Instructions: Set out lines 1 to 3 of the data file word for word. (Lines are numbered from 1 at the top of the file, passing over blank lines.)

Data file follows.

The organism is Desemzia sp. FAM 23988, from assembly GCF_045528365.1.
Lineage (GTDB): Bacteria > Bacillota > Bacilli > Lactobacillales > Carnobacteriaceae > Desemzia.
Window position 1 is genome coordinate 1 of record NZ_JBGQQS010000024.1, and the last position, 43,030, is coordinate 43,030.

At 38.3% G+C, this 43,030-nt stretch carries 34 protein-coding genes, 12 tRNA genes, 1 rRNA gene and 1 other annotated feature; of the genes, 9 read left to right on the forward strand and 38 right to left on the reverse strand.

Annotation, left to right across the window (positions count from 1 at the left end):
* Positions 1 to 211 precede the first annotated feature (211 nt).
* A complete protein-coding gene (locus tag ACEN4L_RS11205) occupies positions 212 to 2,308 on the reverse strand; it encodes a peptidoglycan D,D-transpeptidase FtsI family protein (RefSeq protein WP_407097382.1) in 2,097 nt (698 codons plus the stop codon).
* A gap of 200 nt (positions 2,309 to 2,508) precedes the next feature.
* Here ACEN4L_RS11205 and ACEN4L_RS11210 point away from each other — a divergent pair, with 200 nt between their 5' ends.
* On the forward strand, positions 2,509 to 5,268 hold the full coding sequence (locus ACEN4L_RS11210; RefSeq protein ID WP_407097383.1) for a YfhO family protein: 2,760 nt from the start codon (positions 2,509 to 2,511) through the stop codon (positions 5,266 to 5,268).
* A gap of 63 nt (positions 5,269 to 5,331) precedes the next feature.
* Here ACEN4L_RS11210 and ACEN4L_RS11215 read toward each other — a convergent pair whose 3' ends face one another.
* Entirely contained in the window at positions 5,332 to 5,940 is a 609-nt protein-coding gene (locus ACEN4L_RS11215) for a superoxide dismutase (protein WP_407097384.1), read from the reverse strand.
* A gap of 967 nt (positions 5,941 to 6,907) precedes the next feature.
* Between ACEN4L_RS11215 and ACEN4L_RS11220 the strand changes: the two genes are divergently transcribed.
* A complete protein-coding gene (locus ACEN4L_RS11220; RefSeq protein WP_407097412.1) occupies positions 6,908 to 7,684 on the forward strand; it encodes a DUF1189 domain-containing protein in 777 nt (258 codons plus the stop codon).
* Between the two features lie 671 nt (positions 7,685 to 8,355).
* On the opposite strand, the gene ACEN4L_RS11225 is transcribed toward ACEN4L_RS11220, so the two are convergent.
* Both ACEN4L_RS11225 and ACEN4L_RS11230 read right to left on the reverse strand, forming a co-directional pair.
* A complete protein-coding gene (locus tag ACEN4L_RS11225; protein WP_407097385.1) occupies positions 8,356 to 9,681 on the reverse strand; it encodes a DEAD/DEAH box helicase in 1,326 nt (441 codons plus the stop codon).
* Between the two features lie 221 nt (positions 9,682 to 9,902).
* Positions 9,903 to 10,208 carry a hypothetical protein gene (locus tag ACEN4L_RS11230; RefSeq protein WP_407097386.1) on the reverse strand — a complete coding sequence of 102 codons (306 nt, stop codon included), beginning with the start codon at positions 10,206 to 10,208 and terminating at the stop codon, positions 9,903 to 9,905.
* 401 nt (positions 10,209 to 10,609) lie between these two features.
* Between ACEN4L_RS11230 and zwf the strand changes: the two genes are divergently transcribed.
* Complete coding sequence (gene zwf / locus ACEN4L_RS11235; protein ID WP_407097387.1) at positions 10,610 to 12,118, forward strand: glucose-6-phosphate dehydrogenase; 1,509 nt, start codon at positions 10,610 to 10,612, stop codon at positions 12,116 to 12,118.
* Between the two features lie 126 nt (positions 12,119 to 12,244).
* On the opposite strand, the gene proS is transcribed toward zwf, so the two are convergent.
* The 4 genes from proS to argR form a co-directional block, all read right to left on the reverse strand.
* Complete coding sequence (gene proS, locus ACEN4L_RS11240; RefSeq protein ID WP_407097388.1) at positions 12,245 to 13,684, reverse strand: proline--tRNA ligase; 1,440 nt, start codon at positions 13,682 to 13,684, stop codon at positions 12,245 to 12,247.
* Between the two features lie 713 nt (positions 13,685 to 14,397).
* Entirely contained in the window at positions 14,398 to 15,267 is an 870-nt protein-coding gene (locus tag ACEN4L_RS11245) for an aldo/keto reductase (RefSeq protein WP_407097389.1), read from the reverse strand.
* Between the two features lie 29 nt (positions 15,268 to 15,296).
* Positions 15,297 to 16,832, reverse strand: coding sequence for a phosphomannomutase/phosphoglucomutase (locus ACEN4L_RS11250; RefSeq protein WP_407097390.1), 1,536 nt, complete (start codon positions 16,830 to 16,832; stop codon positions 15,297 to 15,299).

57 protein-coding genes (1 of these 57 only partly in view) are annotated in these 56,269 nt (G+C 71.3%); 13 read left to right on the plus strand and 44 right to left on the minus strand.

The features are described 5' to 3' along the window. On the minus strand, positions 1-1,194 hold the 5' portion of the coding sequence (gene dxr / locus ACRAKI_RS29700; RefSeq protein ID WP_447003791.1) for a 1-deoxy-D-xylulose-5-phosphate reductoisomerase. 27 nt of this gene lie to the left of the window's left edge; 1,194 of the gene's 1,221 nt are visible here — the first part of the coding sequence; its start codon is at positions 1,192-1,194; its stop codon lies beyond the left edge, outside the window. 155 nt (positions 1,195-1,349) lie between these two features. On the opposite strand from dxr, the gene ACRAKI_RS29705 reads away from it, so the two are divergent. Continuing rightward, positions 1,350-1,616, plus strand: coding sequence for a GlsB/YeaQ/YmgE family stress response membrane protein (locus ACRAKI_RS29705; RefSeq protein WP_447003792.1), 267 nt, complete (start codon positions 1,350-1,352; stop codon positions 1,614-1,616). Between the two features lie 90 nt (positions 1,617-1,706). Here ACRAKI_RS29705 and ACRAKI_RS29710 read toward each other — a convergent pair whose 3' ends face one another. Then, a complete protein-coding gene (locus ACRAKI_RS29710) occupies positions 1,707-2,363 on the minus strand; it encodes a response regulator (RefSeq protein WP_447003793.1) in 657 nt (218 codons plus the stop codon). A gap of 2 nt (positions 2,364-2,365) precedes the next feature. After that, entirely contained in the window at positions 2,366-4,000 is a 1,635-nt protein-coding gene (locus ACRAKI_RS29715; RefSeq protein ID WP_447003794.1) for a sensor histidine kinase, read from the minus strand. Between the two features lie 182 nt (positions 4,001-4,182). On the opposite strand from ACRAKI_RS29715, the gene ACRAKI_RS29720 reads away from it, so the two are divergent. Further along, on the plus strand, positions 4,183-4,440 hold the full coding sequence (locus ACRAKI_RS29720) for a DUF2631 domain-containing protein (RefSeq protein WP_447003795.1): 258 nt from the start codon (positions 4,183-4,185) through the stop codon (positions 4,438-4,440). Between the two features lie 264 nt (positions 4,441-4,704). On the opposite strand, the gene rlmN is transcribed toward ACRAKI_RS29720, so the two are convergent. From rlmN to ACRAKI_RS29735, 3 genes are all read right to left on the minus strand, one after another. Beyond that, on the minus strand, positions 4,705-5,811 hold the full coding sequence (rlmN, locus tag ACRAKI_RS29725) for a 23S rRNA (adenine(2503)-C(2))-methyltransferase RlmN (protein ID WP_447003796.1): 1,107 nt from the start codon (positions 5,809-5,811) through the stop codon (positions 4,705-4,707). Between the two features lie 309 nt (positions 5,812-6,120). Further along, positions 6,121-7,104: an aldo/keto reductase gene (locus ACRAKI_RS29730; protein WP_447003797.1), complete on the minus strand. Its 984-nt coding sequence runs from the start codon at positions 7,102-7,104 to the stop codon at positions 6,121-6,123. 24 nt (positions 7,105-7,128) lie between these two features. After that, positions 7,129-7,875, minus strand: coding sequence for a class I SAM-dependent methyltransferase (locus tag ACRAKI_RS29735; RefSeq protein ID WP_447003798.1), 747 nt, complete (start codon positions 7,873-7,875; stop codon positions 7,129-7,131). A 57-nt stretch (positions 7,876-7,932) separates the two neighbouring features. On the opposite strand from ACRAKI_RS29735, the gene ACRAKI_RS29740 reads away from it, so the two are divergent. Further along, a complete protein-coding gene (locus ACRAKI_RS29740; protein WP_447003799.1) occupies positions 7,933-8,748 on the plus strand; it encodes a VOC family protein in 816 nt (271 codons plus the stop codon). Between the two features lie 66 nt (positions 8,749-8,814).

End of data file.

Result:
The organism is Desemzia sp. FAM 23988, from assembly GCF_045528365.1.
Lineage (GTDB): Bacteria > Bacillota > Bacilli > Lactobacillales > Carnobacteriaceae > Desemzia.
Window position 1 is genome coordinate 1 of record NZ_JBGQQS010000024.1, and the last position, 43,030, is coordinate 43,030.